When I first became besotted with daylilies, many of my best and most highly regarded plant friends thought I had lost my mind. ” Too long in retail, poor thing” , or “Well, he is a Gemini…” they said amongst themselves. But, now I also like dahlias very much! Maybe not the ones in the above photo (yet) , but I have amassed quite a collection out in Langley at my new garden. I have purchased some at the Seattle Garden Show , which has several tempting booths of vendors each February. They also have a USDA inspector there issuing permits for Canadian shoppers to get their treasures home legally. I also go to the Vancouver Dahlia Society’s tuber sale in the spring . This is held at Van Dusen Gardens Floral Hall in Vancouver, and it is like a giant bake sale for dahlia tubers. The selection is just amazing ! This year I bought ‘Hissy Fitz’, ‘Bad Hair Day’ and about twelve others.
A few of my current favourites are shown here in some pictures I just took (in early September) in my own garden. I am growing these dahlias for cut flowers . I think my favourite has to be ’Bracken Palomino’ . This is a very tasteful soft peach colour with a ‘ formal decorative’ (I think) type of flower. Each bloom is about 6″ across, and I’ve had cut flowers of this variety last for over a week. My second favourite is ‘Bracken Sarah’ . Another peachy one, with flowers that are bigger and paler in tone. Next in line is ‘Bedhead’, which is outstanding. The flowers are a pleasant shade of orange, with twisted cactus-type petals that give it its well-chosen name. This plant gets amazingly large. My one tuber became a mass of blooms on a Vokswagon-sized plant TWELVE FEET across , with hundreds of flowers and branches to the ground ! ‘Bedhead‘ is a fantastic variety for cutting, as the stems are long and clear of the foliage. We will have them for sale next spring.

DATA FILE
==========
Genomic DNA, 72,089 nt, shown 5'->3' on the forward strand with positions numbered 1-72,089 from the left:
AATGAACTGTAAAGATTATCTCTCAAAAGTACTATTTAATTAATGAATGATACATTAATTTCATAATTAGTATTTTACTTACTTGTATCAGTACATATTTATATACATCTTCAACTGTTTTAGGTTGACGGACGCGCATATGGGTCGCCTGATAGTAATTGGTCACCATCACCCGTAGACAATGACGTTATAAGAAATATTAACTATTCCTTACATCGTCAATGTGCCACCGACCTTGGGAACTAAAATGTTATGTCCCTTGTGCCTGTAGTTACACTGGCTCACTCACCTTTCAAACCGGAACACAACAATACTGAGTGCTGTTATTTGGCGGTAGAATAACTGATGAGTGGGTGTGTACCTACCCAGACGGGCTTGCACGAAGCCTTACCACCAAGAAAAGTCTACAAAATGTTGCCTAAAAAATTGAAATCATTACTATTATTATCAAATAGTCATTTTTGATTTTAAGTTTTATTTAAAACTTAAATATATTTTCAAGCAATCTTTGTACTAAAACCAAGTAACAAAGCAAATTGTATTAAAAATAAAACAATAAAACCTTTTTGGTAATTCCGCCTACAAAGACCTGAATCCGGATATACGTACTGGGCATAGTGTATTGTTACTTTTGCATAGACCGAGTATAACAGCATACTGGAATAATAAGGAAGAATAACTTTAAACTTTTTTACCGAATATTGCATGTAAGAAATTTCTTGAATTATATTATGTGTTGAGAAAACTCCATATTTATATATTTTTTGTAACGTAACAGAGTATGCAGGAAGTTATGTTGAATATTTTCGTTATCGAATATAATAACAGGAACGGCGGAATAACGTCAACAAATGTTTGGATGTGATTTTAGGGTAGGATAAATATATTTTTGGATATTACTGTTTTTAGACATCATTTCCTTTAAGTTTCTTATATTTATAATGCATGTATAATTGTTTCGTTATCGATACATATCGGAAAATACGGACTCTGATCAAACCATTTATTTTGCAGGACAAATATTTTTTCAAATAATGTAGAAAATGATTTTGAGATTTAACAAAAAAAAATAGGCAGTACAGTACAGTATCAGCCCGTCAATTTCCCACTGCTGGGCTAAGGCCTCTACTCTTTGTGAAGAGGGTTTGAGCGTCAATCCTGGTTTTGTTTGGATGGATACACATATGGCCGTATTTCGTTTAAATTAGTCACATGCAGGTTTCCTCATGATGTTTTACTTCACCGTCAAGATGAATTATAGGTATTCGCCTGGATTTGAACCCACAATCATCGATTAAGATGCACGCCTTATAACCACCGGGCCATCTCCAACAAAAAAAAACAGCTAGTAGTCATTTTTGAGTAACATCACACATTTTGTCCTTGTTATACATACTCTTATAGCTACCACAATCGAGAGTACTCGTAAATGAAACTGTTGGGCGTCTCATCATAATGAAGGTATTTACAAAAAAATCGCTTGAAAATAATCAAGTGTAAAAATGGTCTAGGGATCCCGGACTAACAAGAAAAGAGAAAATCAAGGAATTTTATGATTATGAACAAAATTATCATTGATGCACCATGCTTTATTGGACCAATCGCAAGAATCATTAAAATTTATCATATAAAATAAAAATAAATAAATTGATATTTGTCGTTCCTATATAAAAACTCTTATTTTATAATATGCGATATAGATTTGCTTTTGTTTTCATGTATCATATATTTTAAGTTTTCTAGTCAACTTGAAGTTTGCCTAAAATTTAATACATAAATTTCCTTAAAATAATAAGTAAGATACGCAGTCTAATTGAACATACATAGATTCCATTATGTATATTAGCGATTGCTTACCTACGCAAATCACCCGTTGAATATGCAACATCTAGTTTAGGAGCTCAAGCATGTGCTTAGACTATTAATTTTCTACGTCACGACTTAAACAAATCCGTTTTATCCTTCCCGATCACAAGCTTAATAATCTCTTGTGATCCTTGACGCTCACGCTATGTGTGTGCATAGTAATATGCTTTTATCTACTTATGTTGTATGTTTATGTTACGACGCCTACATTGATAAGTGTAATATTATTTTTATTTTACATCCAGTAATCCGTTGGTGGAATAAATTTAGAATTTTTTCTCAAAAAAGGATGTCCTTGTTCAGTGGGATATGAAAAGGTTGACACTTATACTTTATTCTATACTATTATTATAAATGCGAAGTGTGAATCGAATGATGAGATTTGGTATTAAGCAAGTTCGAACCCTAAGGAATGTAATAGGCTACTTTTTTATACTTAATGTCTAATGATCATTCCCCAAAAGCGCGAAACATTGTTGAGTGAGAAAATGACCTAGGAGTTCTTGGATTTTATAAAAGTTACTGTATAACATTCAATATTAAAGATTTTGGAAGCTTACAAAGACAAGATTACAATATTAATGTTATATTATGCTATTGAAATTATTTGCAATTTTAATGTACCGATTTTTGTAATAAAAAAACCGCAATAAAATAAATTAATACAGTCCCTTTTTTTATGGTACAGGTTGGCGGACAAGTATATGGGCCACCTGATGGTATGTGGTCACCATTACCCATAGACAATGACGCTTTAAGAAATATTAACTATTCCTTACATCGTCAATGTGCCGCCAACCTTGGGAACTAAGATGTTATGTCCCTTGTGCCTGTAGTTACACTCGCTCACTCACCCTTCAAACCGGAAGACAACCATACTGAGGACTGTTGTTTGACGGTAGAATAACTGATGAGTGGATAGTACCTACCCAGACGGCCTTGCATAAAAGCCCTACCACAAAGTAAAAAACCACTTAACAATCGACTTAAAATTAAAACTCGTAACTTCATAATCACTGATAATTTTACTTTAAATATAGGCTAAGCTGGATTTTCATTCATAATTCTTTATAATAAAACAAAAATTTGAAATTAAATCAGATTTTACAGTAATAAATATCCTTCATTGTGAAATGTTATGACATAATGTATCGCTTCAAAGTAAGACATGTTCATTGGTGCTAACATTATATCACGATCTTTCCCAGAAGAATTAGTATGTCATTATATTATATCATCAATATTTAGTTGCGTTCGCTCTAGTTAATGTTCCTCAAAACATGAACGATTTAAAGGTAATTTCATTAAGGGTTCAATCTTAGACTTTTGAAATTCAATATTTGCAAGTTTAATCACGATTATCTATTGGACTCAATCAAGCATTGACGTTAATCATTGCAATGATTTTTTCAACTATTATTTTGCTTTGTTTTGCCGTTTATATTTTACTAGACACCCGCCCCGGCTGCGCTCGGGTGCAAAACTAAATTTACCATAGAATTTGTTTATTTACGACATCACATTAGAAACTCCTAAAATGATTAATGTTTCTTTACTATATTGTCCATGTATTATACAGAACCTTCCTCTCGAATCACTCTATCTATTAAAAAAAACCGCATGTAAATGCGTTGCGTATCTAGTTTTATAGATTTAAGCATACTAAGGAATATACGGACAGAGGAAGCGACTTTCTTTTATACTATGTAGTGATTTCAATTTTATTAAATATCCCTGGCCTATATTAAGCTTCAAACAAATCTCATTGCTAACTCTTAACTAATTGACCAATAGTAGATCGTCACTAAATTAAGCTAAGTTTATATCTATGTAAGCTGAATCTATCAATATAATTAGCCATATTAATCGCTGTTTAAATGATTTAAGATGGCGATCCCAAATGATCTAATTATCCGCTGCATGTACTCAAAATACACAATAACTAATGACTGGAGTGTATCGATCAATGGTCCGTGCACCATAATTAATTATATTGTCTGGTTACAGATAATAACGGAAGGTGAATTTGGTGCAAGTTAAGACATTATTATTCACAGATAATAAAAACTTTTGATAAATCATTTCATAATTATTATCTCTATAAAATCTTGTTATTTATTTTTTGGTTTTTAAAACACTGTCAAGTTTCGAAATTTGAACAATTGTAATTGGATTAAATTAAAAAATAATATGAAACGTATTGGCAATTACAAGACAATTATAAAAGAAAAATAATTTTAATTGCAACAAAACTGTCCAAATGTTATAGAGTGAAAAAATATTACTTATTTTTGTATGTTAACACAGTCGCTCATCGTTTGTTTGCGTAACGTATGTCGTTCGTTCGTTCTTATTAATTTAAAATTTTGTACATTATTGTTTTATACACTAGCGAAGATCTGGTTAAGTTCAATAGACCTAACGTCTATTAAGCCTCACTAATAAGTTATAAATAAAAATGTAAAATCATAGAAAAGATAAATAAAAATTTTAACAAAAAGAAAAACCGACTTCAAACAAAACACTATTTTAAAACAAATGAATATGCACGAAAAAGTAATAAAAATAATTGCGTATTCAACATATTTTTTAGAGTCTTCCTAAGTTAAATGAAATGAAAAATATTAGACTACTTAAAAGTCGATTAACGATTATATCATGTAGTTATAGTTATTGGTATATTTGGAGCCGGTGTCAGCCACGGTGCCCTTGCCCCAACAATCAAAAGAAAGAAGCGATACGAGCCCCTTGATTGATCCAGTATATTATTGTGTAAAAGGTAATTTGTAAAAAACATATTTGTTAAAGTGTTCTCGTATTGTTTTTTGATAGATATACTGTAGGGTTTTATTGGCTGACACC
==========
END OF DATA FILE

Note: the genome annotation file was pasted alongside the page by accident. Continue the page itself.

There are many other varieties that I am fond of, and some I am going to throw away. After the first frost, dahlia plants turn brown immediately. This is when I cut them down and dig them up. I store them in a bit of the clinging soil. dry, in plastic crates in the dark. i make sure to label each clump. I have a cold, dark workshop, that is just above freezing in winter. The tubers must not freeze, as they are tropical. In spring, I haul them out and clean them off, dividing them into clumps, making sure each divided piece has an eye or atleast a section of last years plant stem at the top. This is really essential as no eyes will appear on broken tubers (which will not grow a plant) without a piece of ‘mommy’ – last years stalk/neck. I pot them up in one or two gallon pots are start them in a greenhouse, waiting until May to plant them out. By giving my dahlias this headstart, I get flowers earlier that planting dormant bulbs straight into the ground. If this is your only option, you will still have a mass display by August.
Next year, try to source some interesting dahlias to provide you with buckets of beauty and to horrify any plant snob friends!
Dahlia ‘Bracken Sarah’ Here I am with a few cut dahlias and sweetpeas from my new garden in Langley, B.C. Deer have not been much of a problem, but this area is fenced, just in case. Dahlia ‘ Bedhead’